Relax people, there is plenty of hope here for the Vaccines.
Being the band responsible for one of my favorite albums of last year, with What Did You Expect From the Vaccines?, I was set to be disappointed upon the bands’ sophomore release.
A lot of my fears were alleviated pretty early though. When “No Hope” dropped a couple of months ago, we heard Justin Young stop hiding behind all of the world’s reverb and instead got a truthful, post-punk track which clocked in unusually lengthily for the Vaccines, at just over 4 minutes. The blessings only continued when a few weeks ago we were given indie-gem “Teenage Icon”. The track wrestles with the idea that the band aren’t going to be the one that all of the teenyboppers get around, and they don’t really mind either. There is some signature work from lead guitarist Freddie Cowan here who creates guitar lines reminiscent of tracks like “Blow it Up” and “If You Wanna” from their debut.
It’s pretty clear that the band have entered their “hair” phase as all members bar Cowan are sporting either luscious locks or bombastic beards. It’s with some irony then, that the album cover sports four female doppelgangers of the band. The other thing that you notice pretty early on looking at the album, is that it clocks in a bit longer than their previous effort, with with all songs breaking the 2 minute mark, and most breaking 3.
“No Hope” opens the album with the grungey-glassy amalgamation of a guitar tone that is at the forefront of lead single. The reverb we know and love the Vaccines for comes back in the opening gallop of “I Always Knew”. The beachy tones of the track sound somewhat influenced by popular surf rock bands like Wavves and Best Coast. Cowen makes use of shameless amounts of vibrato as the record heads into more familiar territory in the form of sing-a-long “Teenage Icon”.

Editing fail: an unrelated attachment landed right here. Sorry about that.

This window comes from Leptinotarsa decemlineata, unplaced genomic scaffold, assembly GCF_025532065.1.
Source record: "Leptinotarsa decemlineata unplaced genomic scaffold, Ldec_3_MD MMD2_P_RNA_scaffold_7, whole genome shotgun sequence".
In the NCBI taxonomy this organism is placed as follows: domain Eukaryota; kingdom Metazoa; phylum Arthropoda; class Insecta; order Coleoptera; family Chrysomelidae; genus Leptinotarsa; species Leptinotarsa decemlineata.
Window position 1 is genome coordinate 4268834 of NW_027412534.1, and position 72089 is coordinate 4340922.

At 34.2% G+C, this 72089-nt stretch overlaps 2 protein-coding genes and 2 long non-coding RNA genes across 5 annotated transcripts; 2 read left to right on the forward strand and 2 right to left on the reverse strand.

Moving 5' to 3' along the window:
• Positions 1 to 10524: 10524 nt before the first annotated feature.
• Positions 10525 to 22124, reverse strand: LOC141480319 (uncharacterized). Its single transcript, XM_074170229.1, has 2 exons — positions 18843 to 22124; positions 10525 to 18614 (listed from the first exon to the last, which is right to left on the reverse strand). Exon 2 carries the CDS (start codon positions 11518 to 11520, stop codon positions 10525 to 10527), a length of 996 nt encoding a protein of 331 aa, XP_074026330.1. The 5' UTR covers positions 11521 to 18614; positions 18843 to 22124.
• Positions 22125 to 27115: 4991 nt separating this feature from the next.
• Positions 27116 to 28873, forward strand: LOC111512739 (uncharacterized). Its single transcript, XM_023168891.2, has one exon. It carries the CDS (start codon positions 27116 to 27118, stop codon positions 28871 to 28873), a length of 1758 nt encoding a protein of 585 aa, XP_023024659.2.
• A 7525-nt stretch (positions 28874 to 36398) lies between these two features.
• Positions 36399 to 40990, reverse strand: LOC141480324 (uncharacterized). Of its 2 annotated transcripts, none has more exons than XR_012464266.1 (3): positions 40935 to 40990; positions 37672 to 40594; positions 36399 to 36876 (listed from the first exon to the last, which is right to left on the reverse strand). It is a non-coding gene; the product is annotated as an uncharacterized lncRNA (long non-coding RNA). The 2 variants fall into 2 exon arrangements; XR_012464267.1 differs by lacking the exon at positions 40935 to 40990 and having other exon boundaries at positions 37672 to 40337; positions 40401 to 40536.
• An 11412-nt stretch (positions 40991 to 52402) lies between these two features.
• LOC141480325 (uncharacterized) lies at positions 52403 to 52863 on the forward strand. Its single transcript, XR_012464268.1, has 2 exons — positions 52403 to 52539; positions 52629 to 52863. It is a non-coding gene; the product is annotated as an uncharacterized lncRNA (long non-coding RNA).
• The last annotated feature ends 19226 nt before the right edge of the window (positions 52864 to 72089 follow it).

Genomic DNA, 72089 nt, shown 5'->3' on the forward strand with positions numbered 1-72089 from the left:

Lamenting ballad “All in Vein” puts the 60s influence that holds so much power over the band’s writing, at the forefront. This non-confrontational pop song is another to feature extensive lead guitar work. This trend of layering guitar lines was missing from the first release, with many of the tracks being single guitar numbers, it’s certainly a welcome change. The ominous guitar line of “Ghost Town” is a flash back to the work of bands like the Fratellis with their track “Creepin’ up the Backstairs”. Young’s whispering bursts into a juxtaposed crescendo of vocals and guitars in the chorus which slowly builds into a gargantuan wall of sound. The track sounds like it should be in an episode of Scooby-Doo, and I mean that in the best way possible.
“Aftershave Ocean” is a non-confrontational pop song tinged with some of that trademark frantic Vaccines nature. The track segues seamlessly into “Weirdo” which is another unusually slow track for the band. This is what’s great about this record, even though it is so very different to their previous work, with more and more genres being incorporated into the album, you can still tell that this is a Vaccines record through its instrumental tonality and the croon of Justin Young.
In a return to the faster paced moments of their first release, “Bad Mood” and “Change of Heart Pt.2” are tracks that don’t give you a pause for breath as you dance your way through their combined five minutes.
As the album reaches its end we receive the track which I imagine gives the album its cover. “I Wish I Was A Girl” is the bridge between the erratic Vaccines that was on display and the slow rocking, Arctic Monkeys-esque closing track “Lonely World” which does the job of “Family Friend” from the first album. This five minute track slowly winds the album down to its finish.
The Vaccines Come of Age isn’t going to change the world, granted. But this is a bloody strong album that lives up to the hype which their first created.